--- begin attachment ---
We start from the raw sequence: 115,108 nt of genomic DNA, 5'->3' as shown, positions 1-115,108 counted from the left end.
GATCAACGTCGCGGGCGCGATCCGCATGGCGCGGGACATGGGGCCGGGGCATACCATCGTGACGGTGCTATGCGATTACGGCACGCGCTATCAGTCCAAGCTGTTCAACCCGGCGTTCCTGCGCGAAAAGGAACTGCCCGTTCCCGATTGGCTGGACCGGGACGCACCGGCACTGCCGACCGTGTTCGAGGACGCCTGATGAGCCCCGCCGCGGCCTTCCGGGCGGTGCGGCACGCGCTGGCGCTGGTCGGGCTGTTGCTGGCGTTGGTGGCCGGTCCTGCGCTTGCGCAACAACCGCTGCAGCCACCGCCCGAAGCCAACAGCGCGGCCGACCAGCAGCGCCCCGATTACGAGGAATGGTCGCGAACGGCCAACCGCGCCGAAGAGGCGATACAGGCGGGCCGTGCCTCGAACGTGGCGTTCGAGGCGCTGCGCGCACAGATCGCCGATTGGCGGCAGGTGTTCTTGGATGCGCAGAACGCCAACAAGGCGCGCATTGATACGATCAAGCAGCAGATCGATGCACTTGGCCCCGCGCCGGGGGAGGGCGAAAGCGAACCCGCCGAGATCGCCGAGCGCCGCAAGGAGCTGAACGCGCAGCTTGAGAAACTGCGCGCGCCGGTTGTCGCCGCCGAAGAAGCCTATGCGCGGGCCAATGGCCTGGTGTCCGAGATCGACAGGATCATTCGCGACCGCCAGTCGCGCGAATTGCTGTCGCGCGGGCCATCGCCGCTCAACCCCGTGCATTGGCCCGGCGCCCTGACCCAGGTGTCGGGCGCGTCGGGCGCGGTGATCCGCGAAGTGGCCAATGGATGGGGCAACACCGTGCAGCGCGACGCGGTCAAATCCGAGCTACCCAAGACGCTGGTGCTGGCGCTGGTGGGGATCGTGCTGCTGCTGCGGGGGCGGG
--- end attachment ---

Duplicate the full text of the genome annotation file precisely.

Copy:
We start from the raw sequence: 115,108 nt of genomic DNA, 5'->3' as shown, positions 1-115,108 counted from the left end.
GATCAACGTCGCGGGCGCGATCCGCATGGCGCGGGACATGGGGCCGGGGCATACCATCGTGACGGTGCTATGCGATTACGGCACGCGCTATCAGTCCAAGCTGTTCAACCCGGCGTTCCTGCGCGAAAAGGAACTGCCCGTTCCCGATTGGCTGGACCGGGACGCACCGGCACTGCCGACCGTGTTCGAGGACGCCTGATGAGCCCCGCCGCGGCCTTCCGGGCGGTGCGGCACGCGCTGGCGCTGGTCGGGCTGTTGCTGGCGTTGGTGGCCGGTCCTGCGCTTGCGCAACAACCGCTGCAGCCACCGCCCGAAGCCAACAGCGCGGCCGACCAGCAGCGCCCCGATTACGAGGAATGGTCGCGAACGGCCAACCGCGCCGAAGAGGCGATACAGGCGGGCCGTGCCTCGAACGTGGCGTTCGAGGCGCTGCGCGCACAGATCGCCGATTGGCGGCAGGTGTTCTTGGATGCGCAGAACGCCAACAAGGCGCGCATTGATACGATCAAGCAGCAGATCGATGCACTTGGCCCCGCGCCGGGGGAGGGCGAAAGCGAACCCGCCGAGATCGCCGAGCGCCGCAAGGAGCTGAACGCGCAGCTTGAGAAACTGCGCGCGCCGGTTGTCGCCGCCGAAGAAGCCTATGCGCGGGCCAATGGCCTGGTGTCCGAGATCGACAGGATCATTCGCGACCGCCAGTCGCGCGAATTGCTGTCGCGCGGGCCATCGCCGCTCAACCCCGTGCATTGGCCCGGCGCCCTGACCCAGGTGTCGGGCGCGTCGGGCGCGGTGATCCGCGAAGTGGCCAATGGATGGGGCAACACCGTGCAGCGCGACGCGGTCAAATCCGAGCTACCCAAGACGCTGGTGCTGGCGCTGGTGGGGATCGTGCTGCTGCTGCGGGGGCGGG